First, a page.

Blister beetles belong to a family of beetles called Meloidae. Many of them–such as Oil Beetles (see below)–are showy and some have warning coloration that signals to potential predators to stay away, because they contain a chemical in their hemolymph called cantharidin, which is an odorless blistering agent that will cause temporary blisters when it comes into contact with human skin; hence, the name for these beetles. The beetles release the substance (i.e. the cantharidin) when they are molested or squished, as a defense mechanism, but careful, light handling of them rarely leads to blistering unless the cantharidin comes into contact with more sensitive areas on the body, where the skin is thinner, such as the areas between one’s fingers. The beetles are attracted to lights at night, so that is one common way by which they are encountered by people, leading to blisters on the neck and arms as the beetles are swatted or squished from the annoyance of their presence. Cantharidin collected from species of two genera, Mylabris and Lytta, is actually used medically to remove warts.
Blister beetle adults tend to come together in groups (i.e. they are gregarious). They can be found feeding on flowers and leaves of plants of diverse families like Amaranthaceae, Asteraceae, Fabaceae, and Solanaceae, causing extensive defoliation sometimes to the particular plants upon which they happen to be congregated. Virtually all of our major and minor food and forage crops also serve as suitable food hosts.
The blister beetle genus Epicauta is highly toxic to horses (one example is the Black Blister Beetle; see photo at left). A few beetles consumed in a single feeding of alfalfa can be fatal to a horse.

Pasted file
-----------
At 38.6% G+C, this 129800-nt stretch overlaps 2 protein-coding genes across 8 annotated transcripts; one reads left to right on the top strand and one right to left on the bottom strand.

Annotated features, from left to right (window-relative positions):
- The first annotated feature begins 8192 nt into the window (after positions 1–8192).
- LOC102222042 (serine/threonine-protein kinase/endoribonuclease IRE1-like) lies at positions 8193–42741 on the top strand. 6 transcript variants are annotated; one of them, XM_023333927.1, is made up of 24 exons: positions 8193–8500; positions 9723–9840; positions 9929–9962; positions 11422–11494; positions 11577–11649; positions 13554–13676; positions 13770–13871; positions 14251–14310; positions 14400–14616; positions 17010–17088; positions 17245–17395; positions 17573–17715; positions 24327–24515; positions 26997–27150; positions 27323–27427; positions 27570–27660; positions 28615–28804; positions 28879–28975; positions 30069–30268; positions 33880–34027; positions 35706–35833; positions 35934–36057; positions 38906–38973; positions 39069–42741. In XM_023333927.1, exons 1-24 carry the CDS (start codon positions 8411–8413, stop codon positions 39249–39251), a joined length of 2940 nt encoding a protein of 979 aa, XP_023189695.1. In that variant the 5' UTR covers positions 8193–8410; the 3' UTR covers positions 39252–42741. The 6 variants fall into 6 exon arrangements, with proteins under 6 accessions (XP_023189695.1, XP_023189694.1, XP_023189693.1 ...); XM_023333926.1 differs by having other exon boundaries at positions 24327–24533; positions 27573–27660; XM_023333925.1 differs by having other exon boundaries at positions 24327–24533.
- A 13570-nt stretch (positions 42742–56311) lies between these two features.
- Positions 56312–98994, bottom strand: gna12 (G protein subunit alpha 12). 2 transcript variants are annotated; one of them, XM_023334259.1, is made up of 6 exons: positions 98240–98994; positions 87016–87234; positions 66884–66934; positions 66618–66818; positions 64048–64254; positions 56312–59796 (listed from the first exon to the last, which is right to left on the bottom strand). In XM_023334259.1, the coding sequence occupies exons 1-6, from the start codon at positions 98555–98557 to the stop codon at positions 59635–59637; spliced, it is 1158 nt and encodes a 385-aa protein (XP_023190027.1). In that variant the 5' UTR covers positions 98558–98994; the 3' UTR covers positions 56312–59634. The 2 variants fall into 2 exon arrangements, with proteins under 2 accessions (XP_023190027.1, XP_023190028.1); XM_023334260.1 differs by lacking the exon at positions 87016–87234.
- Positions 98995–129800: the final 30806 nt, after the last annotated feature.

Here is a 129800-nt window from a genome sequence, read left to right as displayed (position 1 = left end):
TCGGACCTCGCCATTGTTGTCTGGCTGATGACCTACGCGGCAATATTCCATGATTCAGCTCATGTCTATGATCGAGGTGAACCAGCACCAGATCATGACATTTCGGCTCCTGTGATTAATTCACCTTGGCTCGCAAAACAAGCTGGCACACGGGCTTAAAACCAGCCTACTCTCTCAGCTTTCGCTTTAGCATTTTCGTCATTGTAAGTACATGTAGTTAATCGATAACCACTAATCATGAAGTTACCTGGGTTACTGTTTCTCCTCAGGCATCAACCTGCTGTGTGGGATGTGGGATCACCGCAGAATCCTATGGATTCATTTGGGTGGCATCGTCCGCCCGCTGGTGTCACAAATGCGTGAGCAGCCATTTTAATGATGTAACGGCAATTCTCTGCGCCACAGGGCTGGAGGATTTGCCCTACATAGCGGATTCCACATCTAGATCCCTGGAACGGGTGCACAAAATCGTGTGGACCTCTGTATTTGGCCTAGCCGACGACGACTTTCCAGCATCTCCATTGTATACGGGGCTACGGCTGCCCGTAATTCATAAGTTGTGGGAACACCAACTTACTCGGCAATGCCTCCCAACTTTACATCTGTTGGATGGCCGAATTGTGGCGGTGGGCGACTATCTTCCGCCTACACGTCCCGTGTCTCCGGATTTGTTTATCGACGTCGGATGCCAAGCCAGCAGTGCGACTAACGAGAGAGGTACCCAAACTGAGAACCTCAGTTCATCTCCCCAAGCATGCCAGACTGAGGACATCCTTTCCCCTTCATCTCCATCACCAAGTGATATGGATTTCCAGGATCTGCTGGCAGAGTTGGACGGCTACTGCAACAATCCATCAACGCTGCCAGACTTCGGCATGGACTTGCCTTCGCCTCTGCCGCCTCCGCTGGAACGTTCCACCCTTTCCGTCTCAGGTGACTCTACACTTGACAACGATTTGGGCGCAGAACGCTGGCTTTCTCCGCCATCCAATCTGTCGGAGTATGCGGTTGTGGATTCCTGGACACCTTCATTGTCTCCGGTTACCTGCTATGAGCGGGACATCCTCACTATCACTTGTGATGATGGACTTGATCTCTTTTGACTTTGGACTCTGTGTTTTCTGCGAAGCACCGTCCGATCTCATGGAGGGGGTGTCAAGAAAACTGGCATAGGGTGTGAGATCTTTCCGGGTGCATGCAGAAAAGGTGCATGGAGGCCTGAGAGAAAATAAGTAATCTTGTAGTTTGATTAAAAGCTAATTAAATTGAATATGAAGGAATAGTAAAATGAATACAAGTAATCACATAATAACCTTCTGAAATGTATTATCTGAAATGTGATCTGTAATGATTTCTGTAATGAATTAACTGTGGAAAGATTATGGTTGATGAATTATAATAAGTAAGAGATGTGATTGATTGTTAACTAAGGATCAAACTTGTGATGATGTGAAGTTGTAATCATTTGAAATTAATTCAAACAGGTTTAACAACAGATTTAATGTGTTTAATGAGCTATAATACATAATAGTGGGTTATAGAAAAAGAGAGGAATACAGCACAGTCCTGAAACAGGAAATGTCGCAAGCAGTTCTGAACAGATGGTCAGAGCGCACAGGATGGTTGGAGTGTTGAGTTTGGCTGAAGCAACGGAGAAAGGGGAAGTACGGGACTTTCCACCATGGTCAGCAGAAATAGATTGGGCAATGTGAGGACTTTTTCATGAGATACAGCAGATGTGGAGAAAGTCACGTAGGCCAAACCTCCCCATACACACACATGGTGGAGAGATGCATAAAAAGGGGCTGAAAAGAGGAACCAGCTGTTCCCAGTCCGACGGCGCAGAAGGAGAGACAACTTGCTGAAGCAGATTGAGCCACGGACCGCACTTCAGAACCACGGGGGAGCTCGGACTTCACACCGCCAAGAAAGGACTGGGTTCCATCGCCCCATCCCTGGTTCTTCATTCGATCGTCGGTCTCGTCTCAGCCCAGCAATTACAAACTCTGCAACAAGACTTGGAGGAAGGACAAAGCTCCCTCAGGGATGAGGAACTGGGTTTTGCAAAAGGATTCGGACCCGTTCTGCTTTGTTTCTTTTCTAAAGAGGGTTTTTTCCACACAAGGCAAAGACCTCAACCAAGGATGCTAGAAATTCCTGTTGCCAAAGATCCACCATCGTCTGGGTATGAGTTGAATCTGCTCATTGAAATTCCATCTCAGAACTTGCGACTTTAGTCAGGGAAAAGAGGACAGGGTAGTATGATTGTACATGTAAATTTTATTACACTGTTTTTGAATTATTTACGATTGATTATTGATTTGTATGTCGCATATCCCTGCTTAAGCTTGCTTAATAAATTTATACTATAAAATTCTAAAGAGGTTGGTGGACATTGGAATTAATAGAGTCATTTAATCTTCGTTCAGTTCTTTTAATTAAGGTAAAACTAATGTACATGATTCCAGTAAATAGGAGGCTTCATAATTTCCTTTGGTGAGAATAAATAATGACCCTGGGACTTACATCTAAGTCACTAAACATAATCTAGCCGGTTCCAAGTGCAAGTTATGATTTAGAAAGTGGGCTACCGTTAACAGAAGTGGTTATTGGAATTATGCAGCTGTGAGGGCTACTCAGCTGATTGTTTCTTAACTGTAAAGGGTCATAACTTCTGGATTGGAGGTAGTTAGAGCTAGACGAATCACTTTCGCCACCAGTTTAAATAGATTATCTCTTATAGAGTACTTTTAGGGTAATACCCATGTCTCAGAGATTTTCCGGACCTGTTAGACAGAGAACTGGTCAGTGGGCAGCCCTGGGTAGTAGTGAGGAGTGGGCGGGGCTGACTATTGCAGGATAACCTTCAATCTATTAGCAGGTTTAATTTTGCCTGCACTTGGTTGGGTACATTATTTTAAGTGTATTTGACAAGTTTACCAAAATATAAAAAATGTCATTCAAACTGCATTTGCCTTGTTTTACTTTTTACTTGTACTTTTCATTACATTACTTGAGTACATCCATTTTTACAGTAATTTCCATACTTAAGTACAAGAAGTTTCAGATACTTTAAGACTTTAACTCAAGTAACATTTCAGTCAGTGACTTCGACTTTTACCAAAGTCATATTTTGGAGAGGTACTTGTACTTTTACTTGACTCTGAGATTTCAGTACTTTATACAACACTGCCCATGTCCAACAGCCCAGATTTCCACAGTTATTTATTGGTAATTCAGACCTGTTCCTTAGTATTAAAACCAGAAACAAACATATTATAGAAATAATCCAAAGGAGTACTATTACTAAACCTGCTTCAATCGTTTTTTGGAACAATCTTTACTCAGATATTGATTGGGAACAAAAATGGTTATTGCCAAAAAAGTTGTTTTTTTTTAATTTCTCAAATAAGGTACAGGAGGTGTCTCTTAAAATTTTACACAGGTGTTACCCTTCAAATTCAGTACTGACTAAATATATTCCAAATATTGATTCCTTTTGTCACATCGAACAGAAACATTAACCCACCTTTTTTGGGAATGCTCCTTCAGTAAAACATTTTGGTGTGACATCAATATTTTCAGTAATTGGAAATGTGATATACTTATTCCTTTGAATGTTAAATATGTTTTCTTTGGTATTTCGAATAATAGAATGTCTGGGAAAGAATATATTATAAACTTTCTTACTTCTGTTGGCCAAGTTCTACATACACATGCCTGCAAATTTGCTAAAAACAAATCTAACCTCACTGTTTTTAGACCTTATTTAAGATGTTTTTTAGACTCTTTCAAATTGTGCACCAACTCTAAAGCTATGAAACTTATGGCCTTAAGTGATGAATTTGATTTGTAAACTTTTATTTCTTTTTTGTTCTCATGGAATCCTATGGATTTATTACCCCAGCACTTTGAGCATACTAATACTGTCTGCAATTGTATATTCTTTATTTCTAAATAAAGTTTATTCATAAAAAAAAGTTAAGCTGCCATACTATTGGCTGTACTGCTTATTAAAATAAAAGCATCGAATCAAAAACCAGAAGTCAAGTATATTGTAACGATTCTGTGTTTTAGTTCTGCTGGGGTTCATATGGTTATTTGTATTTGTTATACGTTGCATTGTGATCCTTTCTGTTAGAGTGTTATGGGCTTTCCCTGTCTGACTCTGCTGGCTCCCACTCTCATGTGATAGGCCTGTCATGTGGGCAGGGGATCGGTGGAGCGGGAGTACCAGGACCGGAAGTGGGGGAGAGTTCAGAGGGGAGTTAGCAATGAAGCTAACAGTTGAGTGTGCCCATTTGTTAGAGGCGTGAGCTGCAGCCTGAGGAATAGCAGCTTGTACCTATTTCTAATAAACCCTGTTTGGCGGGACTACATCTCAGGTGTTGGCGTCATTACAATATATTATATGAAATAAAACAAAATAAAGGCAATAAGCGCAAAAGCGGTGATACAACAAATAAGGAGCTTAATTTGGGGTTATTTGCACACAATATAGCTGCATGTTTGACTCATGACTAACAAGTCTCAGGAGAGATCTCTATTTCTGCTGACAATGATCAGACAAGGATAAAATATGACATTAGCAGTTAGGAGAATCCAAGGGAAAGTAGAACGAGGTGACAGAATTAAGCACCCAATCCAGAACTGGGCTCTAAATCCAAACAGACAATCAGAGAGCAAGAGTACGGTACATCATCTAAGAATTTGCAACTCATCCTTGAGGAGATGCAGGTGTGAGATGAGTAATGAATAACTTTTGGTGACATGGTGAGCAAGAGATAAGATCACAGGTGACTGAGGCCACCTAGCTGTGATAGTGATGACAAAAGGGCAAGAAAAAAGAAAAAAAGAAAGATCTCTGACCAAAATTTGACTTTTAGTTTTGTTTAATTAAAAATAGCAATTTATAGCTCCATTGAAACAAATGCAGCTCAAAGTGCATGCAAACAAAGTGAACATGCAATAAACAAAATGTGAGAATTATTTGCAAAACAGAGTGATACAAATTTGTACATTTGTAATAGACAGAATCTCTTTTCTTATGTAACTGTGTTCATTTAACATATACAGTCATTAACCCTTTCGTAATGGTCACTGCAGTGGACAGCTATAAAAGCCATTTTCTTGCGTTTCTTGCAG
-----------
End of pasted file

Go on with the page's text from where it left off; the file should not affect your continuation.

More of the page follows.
Blister beetle larvae are parsitoids, and although the larvae of some species prey upon grasshopper eggs, the larvae of most species target and consume the egg or larvae–and/or accompanying provisions–of solitary ground-nesting bees (bees in the families Megachilidae and Andrenidae, especially). A great example of this behavior can be seen with blister beetles in the genus Meloe–referred to collectively as Oil Beetles due to the defensive yellowish and oily appearance of their hemolymph (cantharidin) that they can release (as discussed above). The larvae–called triungulins–of some species of oil beetles will climb up to the top of a plant or flower and then clump themselves together into a mass that is similar enough in size and shape to that of a female solitary ground-nesting bee, that the male bee will land on the clump believing it to be a genuine female bee with which to mate. Moreover, the beetle larvae exude a chemical that mimics the sex pheromone of the female bee to help perfect their elaborate ruse. Upon contact with the male bee, many of the larvae are able to climb onto the bee before it flies away. When the male bee happens to find a ‘real’ female bee with which to mate, some of the larvae will then attach themselves to the unsuspecting female bee, who then conveniently builds a nest (if she hasn’t already), after which the beetle larvae relocate once more from the female bee, to her nest. Once the larvae are free and inside the nest, they can subsequently feast upon the bee’s egg or larva and/or the honey and pollen she gathers for the development of her offspring. The beetle larvae grow, thanks to the bee’s provisions, and eventually pupate in the bee’s burrow, only emerging again upon reaching adulthood.